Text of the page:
Uses Egg Cartons in Your Garden

This fall I’ll add leaves and if I can get some straw, I’ll add that too.  Keeping my fingers crossed that this will work, but I may have to move my Sedums and do something else with this garden.

That’s the cool thing about gardens…they are a work in progress.  Always evolving!

I’m also trying this technique in the veggie garden, around the squash.  This fall, I’m planning on laying cardboard over the whole veggie garden, plus adding a bunch of leaves.  More on that this fall!

Uses Egg Cartons in Your Garden

Is anybody else trying this?  How is it working for you?

I like the idea of the cardboard breaking down and everything that’s used, eventually being nourishment for the soil.  Much better than weed fabric, plus you save a lot of money!

Weed fabric is about $105.00 for 750 square feet.  Cardboard and egg cartons you can get for free!

MONEY SAVED: $105.00!!


Enjoying Simple Pleasures

Every morning, I like to take about half an hour to walk around the back yard and fill my senses with nature’s wonderful bounty.  Walking through the grass, getting dew on my shoes, listening to the birds sing their cheerful songs, seeing the sun rise above the tree tops, smelling the sweet perfume of blossoms as they dance in the breeze…..what a beautiful way to start the day!

I want to share some of the things I enjoying looking at every morning.


My Clematis is blooming like crazy!

Antique Enamelware

Bought some enamelware at a farm auction, recently.  (Still have the sunburn)  It belonged to the family of a life-long friend.  I’ll treasure these pieces.


Waiting for the raspberries to ripen!

Parsnip Seeds

Tenacious parsnips that survived a brutal winter and went to seed this year.

New Grape Vine

One of two new grape vines I propagated over the winter.

Hops Vine

New hops vine, from a division of an old plant.  Love the smell of hops!

Grapes on the Vine

This is a fantastic year for grapes!  Can hardly wait to make jelly!!!!


I have tons of Yarrow.  Surprising what one plant can do, given enough time.

Mock Orange

Mock Orange.  Love the spicy scent!

Mock Orange

Love Mock Orange so much, I started another plant from the seed of the big one!


I love the spicy/sweet smell of Petunias!  I always start them from seed saved from the previous year.


A few of the volunteer sunflowers in the yard.  I feed the birds black oil sunflowers and there are always new plants popping up every year.  The birds and squirrels love them!


Honeysuckle and Hostas!  The honeysuckle creates a little tunnel that Heidi (our dog) likes to hide under.

Hope you enjoyed my simple pleasures.  More to come later  🙂

Use Weeds for Mulch

Put Your Weeds To Work For You

“‘In this world nothing can be said to be certain, except death and taxes.”

Benjamin Franklin

As a gardener, I would revise this to….”Nothing is certain except death, taxes and weeds.”

The sun is gonna shine,

The rain is gonna fall,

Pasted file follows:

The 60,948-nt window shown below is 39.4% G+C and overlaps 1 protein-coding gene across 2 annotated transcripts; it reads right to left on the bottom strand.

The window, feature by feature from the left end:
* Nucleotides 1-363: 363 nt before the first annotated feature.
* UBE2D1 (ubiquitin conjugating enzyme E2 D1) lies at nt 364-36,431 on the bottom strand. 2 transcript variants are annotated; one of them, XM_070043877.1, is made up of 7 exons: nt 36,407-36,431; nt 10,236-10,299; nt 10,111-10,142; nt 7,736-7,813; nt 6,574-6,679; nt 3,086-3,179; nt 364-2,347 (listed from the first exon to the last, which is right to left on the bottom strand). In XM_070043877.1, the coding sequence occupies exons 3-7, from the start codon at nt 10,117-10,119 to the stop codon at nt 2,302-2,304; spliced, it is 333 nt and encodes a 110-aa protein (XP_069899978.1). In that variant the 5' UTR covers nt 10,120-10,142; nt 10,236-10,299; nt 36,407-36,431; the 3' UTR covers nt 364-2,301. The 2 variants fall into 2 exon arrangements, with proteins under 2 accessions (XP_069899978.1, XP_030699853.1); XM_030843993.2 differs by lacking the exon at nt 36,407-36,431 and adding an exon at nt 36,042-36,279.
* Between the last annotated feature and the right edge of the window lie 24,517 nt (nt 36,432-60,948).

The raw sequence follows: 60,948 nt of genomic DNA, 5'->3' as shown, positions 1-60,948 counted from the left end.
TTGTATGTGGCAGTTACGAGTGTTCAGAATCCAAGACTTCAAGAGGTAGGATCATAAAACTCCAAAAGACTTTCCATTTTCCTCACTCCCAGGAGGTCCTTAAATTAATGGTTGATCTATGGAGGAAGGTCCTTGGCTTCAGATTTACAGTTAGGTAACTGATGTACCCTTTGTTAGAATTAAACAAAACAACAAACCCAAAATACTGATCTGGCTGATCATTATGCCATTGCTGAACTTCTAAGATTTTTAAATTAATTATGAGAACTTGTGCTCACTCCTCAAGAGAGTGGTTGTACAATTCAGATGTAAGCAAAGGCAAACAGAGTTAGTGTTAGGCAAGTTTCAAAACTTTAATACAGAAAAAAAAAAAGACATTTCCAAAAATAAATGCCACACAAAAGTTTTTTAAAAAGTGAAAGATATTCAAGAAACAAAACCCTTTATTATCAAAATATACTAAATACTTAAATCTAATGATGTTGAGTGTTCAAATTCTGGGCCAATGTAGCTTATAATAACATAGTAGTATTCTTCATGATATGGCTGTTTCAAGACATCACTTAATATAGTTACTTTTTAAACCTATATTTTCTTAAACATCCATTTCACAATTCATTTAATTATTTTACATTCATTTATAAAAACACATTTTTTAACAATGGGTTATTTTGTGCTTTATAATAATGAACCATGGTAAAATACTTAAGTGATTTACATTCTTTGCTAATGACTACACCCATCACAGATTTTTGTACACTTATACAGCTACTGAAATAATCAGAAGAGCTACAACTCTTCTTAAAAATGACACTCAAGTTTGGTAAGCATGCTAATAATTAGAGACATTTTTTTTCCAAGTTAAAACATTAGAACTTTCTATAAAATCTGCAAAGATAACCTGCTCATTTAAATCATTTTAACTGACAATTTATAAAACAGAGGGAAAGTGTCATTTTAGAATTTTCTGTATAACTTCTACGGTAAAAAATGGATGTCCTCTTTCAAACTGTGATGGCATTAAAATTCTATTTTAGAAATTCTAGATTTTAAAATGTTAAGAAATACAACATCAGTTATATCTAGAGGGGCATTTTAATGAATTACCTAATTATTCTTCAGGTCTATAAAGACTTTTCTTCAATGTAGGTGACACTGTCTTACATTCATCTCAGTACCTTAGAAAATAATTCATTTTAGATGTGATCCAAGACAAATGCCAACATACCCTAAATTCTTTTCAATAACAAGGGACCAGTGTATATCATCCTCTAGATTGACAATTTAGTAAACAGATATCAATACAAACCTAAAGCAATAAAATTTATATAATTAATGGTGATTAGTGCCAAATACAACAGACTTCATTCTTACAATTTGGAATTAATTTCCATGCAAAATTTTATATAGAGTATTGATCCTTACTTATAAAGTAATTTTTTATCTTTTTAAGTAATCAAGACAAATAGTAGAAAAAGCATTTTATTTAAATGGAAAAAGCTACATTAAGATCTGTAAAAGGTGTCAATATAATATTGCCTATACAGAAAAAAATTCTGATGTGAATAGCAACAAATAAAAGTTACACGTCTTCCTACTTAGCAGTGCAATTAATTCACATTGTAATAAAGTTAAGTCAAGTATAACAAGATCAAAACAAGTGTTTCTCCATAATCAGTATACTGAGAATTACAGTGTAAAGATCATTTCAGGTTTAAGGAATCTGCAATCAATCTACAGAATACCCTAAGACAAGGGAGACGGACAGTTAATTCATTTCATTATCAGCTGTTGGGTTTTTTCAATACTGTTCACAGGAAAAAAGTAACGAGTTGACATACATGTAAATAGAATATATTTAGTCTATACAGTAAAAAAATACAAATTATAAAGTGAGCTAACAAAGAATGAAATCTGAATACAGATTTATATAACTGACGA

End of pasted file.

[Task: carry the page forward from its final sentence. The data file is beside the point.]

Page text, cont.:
The weeds are gonna grow.

It’s that simple.

If the weeds you are pulling haven’t gone to seed yet, you can put them to work for you in a couple different ways.

  1. Throw them in your compost pile.
  2. Use them as a thick kill mulch.

The second one is what I’m focusing on today.

We have a fenced in back yard and a dog (Heidi) who loves to run the parameter of the fence, keeping a close watch for marauding squirrels and rabbits.

I keep the fence line free for her to use as a dog run, with my gardens coming within about a foot of the fence.  She’s trying to wear a natural pathway between the gardens and fence, but there are always weeds popping up and not enough room to mow.  It finally dawned on me that I can be using those weeds as a kill mulch for the pathways!   And…it’s free!

(An important thing to remember about using weeds as mulch, is to be sure to pull the weeds before they go to seed.  Otherwise, you will just be re-seeding!)

Put Your Weeds to Work for You

This way, I can keep the weeds from growing in the pathways and next Spring I can put down some straw and wood chips to make nice looking walkways around the yard!

In our town, we can get free wood chips from the city, so that keeps costs down, too!

Using weeds for mulch

You can see some dried weeds underneath the freshly pulled ones.  I think a couple layers will take care of most of the weeds.

A big roll of weed control fabric is $39.98.  Weeds are free.

MONEY SAVED $ 39.98!!

Urban Homesteading

Urban Homesteading and Self Reliance

To me, Urban Homesteading is simply homesteading on a small scale.  Growing your own food and living a simple lifestyle that is respectful of the land you live on.

Urban Homesteading

That’s what I have been doing for the last few years.

About 4 years ago, my daughter urged me to start a vegetable garden.  She thought it would be fun to grow some veggies and persuaded me to allocate a section of our back yard to our new endeavor.  We dug up a sizable chunk of the backyard and planted our pumpkins, zucchinis, tomatoes, basil, peppers, beans, peas and carrots.